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Interdisciplinary Innovator


Interdisciplinary Innovator

Sean Decatur
: The Marilyn Dawson Sarles Professor of
Life Sciences and Professor of Chemistry and Associate
Dean of Faculty for Science, Mount Holyoke College
Education: Ph.D., Chemistry, Stanford University;
B.A., Chemistry, Swarthmore College
Age: 38

It’s hard to predict where the career path of Dr. Sean M. Decatur may ultimately lead, considering that the Mount Holyoke College chemist thrives as a research scientist, a classroom professor and as an academic administrator. He’s already proven himself to be a top-notch biophysical chemistry researcher and an innovative teacher at the South Hadley, Mass.-based women’s college. But more recently, the part-time dean has shown that he also has the leadership and organizational skills to excel in higher education administration.

“Sean has that rare combination of scientific talent and superb organizational skills,” says Dr. Jonathan King, a research collaborator with Decatur and a professor of molecular biology at the Massachusetts Institute of Technology. 

Currently, Decatur holds an endowed professorship while serving as associate dean of faculty for science. He also manages a productive research laboratory and carries a half-time teaching load. An expert in biophysical chemistry, the Cleveland native largely studies how proteins function and develop, and how their malfunctions are linked to diseases like Alzheimer’s.

Mount Holyoke officials describe Decatur’s experiments — which analyze both the physical process of protein folding and its connection to protein function  — as paving “the way for a cure for … diseases.” Decatur relishes the work, which is characterized by its interdisciplinary approach. “It’s exciting to me to work at the interface of chemistry, biology and physics,” he says.

The son of a middle school math and science teacher, Decatur says academic achievement was always emphasized in his house. He was drawn to science at an early age, he says. Although he did not grow up with his father, Decatur says his two older brothers were highly influential, and they also gravitated to math and science. As an undergraduate at Swarthmore, Decatur discovered that he liked “studying problems in biology” whose solutions required using the “tools of chemistry and quantitative analysis.” His professors, including mentors from the Mellon Mays Undergraduate Fellowship program, encouraged him to consider earning a doctorate in chemistry.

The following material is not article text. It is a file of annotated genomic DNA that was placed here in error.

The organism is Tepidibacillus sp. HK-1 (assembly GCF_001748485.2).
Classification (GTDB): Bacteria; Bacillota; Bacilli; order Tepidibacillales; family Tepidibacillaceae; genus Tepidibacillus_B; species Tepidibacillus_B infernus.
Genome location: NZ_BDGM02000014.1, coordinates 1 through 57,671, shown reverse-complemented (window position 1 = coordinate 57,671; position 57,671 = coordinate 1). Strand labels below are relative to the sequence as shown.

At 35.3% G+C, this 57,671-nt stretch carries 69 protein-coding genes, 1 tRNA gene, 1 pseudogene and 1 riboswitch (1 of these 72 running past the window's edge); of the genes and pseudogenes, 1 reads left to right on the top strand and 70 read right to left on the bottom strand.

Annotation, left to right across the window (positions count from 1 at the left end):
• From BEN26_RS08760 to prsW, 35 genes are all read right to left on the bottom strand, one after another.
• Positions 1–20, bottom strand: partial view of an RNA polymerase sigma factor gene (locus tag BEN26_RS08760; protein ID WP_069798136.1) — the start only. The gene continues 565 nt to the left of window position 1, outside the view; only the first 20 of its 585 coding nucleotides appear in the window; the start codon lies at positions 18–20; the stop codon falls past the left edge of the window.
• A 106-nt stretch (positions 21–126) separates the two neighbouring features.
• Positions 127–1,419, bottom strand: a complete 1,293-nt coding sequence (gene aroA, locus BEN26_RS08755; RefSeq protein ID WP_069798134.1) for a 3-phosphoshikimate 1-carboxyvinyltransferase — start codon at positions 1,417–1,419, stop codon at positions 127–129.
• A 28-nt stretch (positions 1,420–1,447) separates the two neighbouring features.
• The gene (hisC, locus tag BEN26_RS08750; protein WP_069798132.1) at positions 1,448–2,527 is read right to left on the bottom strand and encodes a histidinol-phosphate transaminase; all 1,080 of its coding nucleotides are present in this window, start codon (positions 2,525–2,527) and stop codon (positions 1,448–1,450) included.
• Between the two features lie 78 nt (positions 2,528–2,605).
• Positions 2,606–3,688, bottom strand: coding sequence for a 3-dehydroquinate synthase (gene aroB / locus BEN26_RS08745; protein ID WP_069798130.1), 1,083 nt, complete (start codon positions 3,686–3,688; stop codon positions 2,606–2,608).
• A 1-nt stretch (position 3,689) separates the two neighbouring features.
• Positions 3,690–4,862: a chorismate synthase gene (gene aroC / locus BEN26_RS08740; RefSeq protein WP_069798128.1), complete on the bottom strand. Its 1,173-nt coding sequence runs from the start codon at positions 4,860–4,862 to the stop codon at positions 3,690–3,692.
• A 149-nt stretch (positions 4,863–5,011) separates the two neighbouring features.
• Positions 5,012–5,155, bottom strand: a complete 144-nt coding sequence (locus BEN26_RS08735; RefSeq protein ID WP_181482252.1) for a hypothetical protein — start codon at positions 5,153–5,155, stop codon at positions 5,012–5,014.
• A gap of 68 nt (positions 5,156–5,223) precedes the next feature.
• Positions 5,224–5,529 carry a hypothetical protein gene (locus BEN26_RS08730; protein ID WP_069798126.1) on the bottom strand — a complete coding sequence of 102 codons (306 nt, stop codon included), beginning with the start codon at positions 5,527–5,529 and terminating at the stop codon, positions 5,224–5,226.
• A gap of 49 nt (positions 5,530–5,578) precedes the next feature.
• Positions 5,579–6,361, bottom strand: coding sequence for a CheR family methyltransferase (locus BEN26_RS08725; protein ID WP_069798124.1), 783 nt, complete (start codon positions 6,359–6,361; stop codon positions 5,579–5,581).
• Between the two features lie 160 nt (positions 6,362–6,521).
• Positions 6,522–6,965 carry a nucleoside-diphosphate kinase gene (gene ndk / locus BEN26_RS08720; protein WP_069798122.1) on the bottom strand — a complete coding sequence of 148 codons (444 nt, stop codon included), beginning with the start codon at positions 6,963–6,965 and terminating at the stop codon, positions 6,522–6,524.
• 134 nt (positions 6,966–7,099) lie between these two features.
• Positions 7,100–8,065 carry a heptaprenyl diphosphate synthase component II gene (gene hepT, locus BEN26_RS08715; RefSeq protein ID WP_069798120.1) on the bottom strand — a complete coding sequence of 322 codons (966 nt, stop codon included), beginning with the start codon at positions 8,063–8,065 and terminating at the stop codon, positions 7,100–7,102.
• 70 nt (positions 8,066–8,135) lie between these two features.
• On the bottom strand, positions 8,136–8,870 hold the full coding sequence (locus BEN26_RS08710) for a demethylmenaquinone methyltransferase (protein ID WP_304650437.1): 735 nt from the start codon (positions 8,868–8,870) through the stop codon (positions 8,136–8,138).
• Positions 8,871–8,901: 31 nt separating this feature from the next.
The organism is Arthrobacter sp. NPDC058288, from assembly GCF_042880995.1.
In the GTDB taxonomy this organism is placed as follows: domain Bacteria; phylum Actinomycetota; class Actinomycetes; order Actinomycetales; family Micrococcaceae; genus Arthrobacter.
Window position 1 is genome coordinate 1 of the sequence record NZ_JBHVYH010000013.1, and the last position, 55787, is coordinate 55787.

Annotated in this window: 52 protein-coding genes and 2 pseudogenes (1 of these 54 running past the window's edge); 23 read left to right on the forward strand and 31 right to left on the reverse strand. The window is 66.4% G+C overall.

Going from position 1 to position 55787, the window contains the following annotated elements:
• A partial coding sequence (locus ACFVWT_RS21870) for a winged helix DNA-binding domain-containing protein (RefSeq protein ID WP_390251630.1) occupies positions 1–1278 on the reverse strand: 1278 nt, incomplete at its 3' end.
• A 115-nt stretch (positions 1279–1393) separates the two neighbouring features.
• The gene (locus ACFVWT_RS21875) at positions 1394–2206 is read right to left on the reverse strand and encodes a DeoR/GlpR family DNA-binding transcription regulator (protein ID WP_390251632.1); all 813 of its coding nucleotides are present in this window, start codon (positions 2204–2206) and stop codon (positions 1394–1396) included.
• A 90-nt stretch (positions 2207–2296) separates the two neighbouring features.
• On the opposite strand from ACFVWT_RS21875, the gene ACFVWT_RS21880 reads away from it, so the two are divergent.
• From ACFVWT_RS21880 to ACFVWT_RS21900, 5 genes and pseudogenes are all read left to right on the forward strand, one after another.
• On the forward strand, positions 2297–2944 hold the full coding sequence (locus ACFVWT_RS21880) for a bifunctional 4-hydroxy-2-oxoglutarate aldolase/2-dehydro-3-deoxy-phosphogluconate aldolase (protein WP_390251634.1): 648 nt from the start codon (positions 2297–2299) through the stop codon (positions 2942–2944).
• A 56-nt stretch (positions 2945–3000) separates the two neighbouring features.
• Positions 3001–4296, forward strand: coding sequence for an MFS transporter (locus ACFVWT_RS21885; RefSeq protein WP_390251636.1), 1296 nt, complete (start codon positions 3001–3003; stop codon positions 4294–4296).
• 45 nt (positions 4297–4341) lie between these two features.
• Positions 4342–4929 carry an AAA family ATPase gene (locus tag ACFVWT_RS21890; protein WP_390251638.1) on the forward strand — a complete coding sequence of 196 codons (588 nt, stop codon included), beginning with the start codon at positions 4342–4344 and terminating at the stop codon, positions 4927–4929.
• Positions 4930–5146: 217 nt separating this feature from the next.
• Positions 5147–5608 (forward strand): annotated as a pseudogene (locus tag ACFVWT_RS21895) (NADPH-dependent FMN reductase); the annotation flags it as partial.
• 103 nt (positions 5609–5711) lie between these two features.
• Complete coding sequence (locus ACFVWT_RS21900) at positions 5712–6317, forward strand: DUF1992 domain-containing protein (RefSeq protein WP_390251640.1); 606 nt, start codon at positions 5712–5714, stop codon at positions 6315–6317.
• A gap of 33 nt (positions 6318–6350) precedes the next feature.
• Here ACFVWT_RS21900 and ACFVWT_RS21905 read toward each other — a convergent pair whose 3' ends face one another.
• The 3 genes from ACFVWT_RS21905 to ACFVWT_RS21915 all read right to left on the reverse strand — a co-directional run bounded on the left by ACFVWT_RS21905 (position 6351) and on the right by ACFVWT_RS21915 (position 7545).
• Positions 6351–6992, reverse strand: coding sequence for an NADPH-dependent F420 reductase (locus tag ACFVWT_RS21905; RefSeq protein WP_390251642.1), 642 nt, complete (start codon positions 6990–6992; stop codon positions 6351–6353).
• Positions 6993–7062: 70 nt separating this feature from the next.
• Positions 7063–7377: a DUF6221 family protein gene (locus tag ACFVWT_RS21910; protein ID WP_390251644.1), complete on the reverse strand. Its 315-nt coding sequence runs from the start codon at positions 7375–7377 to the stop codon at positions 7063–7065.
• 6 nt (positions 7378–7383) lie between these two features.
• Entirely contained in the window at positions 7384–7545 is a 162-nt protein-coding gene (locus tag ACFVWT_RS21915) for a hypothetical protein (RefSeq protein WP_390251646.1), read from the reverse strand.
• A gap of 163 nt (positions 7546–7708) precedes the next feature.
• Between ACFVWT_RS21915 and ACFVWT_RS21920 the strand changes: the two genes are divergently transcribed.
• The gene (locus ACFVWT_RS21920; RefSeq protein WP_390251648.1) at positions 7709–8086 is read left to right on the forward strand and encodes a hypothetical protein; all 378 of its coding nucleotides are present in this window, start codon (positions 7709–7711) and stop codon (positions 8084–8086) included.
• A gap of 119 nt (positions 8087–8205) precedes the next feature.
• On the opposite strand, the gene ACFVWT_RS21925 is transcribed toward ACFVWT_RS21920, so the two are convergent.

A recipient of a Faculty Early Career Development grant from the National Science Foundation in 2001, Decatur has thrived as a scientist, attracting a steady stream of funding since the 1990s. Unlike some researchers, who covet the infrastructure and the presence of graduate students that go with working at a large research university, Decatur says he deliberately sought the opportunity of going to an undergraduate liberal arts school like Mount Holyoke. He says he wanted to teach and conduct research in the same type of environment that had nurtured him during his college years.

“I had enjoyed my experience a great deal, and I thought I
could help provide similar learning experiences for other students if I went to a place like Swarthmore,” Decatur says.

Upon joining the Mount Holyoke faculty in 1995, Decatur took on the challenging task of building a chemistry laboratory from scratch.

To keep the laboratory staffed and running, he’s recruited senior students, postdoctoral students and recent Mount Holyoke graduates planning to attend graduate school. School officials say Decatur has developed and implemented lecture series and courses that blend the topics of race and science. Other courses he’s credited with developing explore the impact of contemporary scientific research.

Decatur says teaching at Mount Holyoke has been gratifying in part because of the school’s long tradition of educating women who achieve at a high level in the sciences. “It’s a powerful process of which to be a part,” he says. “It’s a place where there’s no one questioning whether women can make it in the sciences. It’s assumed that they will be successful.”

— By Ronald Roach

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